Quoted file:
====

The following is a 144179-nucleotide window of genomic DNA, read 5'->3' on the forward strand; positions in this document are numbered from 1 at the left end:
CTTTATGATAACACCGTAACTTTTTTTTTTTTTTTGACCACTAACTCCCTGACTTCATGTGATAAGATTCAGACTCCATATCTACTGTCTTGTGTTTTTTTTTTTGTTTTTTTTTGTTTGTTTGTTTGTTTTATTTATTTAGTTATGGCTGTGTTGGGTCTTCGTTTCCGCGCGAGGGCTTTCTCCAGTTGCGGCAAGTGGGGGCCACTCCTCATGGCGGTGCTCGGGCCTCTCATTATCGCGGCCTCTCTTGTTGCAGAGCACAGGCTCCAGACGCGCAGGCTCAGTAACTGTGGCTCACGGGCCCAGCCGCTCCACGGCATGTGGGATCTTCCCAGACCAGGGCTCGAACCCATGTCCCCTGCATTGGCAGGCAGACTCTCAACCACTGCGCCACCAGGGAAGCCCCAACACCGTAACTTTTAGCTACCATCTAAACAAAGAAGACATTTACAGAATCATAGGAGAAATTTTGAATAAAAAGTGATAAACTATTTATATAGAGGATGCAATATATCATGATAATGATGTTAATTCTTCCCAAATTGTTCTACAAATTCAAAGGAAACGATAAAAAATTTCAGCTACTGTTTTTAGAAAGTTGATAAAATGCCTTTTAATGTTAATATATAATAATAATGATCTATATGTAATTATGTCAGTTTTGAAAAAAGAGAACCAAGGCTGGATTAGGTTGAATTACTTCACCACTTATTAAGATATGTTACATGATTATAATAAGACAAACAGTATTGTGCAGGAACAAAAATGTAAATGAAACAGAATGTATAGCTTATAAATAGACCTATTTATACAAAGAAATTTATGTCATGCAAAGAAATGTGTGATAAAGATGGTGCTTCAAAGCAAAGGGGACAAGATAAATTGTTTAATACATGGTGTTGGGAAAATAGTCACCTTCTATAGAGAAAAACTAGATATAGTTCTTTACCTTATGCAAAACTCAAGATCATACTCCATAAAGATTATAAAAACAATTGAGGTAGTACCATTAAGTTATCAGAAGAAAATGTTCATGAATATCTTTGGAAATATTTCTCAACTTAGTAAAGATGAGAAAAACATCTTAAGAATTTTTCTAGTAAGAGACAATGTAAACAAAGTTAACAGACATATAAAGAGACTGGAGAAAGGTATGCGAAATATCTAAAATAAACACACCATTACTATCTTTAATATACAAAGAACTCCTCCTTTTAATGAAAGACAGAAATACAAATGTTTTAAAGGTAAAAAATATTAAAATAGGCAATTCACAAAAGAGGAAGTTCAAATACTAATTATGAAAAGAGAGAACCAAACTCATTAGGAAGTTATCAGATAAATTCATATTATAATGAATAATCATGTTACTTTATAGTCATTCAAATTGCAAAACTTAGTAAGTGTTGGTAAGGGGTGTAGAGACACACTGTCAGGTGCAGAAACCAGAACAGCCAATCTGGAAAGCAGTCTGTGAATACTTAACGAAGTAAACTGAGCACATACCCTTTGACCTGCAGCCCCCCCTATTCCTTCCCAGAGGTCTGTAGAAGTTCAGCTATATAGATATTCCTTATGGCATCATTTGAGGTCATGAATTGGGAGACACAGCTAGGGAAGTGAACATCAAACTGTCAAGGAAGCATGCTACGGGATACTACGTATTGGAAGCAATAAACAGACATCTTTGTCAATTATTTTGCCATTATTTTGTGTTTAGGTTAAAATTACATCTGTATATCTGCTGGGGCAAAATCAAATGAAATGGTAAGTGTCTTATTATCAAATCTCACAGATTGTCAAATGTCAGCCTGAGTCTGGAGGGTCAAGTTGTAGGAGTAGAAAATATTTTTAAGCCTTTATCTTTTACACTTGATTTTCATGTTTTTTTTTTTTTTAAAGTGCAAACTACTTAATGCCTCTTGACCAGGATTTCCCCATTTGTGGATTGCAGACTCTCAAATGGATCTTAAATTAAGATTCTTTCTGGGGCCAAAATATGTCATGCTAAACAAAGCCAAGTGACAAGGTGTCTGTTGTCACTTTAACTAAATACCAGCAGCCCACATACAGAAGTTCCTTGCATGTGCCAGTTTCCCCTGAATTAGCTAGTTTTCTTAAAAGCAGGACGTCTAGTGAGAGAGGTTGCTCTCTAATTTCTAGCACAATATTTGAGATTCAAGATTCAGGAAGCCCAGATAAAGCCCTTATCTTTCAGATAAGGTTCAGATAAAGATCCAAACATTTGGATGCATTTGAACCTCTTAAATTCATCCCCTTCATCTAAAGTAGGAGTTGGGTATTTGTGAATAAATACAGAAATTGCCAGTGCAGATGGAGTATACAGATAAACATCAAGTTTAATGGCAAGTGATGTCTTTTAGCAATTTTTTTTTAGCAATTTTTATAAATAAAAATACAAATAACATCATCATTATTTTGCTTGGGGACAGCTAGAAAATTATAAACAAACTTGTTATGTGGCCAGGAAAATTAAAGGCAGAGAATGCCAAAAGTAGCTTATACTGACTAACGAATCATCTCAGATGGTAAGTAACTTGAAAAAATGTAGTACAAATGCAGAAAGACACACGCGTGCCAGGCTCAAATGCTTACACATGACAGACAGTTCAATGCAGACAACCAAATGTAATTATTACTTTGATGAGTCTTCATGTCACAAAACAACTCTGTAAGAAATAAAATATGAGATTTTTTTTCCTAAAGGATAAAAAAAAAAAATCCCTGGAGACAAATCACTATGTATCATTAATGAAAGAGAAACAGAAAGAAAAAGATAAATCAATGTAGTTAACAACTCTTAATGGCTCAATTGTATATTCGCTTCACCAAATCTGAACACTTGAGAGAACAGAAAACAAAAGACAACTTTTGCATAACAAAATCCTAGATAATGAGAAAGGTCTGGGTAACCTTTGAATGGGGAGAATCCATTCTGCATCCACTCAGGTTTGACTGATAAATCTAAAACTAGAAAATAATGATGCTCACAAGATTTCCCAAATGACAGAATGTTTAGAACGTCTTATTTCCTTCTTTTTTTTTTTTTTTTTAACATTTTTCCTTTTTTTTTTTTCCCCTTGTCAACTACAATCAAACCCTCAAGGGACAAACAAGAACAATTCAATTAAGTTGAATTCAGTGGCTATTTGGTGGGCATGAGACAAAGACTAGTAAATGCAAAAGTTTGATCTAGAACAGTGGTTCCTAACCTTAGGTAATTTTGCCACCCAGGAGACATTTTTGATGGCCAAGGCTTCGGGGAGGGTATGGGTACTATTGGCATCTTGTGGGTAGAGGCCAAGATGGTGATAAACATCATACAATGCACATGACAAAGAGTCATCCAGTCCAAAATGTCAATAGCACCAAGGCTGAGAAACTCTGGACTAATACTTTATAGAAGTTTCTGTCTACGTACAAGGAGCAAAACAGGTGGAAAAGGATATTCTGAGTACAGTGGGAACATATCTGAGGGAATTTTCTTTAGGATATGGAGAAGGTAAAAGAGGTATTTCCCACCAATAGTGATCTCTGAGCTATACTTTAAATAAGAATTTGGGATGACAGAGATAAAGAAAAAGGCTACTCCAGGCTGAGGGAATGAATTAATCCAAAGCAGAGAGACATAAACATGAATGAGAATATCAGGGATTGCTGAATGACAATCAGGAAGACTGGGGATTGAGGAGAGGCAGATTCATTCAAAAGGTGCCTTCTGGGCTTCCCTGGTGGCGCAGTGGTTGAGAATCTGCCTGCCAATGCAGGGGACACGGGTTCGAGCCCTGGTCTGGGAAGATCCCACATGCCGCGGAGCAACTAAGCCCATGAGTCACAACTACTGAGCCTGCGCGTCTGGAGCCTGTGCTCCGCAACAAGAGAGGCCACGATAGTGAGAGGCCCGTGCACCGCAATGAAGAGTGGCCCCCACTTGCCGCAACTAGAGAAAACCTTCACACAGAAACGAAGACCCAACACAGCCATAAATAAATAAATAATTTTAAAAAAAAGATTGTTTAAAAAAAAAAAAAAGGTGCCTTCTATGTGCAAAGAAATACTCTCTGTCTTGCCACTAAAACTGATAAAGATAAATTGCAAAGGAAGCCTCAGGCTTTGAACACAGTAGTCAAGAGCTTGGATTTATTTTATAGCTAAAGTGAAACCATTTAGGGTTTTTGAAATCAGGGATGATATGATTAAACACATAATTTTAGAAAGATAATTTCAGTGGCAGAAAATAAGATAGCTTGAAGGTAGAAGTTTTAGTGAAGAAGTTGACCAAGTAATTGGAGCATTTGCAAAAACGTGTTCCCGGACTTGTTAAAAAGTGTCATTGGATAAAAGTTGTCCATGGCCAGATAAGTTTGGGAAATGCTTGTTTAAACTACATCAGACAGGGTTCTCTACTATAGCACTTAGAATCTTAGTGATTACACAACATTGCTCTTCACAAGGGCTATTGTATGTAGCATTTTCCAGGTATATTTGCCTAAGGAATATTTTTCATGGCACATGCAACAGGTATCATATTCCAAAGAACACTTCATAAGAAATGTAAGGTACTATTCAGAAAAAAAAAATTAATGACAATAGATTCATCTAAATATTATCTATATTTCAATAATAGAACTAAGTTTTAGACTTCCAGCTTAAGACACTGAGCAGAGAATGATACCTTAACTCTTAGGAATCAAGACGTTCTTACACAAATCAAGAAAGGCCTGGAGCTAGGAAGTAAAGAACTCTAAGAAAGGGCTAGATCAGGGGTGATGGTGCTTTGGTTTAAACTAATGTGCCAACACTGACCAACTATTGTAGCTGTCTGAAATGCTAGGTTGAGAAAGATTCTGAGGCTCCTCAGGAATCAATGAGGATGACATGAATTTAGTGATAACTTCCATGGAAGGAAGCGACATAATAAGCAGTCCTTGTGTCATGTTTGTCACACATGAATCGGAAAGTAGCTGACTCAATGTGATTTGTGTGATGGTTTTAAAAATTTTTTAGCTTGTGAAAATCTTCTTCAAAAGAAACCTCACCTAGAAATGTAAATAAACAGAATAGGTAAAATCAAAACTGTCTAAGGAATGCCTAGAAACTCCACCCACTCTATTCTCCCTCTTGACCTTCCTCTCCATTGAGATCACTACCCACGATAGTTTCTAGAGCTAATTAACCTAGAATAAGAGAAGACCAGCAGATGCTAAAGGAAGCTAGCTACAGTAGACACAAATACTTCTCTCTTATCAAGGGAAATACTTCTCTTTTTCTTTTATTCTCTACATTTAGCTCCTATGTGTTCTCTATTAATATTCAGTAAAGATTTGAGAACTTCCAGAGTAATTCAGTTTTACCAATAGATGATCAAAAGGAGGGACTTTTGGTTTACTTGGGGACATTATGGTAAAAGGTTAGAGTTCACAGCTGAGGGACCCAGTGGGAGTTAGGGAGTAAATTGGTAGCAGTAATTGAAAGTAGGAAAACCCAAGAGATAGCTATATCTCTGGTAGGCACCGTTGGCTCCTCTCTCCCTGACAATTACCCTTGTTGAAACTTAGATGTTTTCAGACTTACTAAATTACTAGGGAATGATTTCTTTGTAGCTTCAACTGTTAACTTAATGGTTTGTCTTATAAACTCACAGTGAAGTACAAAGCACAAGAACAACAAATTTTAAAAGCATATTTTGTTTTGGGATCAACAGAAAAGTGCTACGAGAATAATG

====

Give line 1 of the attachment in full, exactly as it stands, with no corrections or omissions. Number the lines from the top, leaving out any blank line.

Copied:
The following is a 144179-nucleotide window of genomic DNA, read 5'->3' on the forward strand; positions in this document are numbered from 1 at the left end: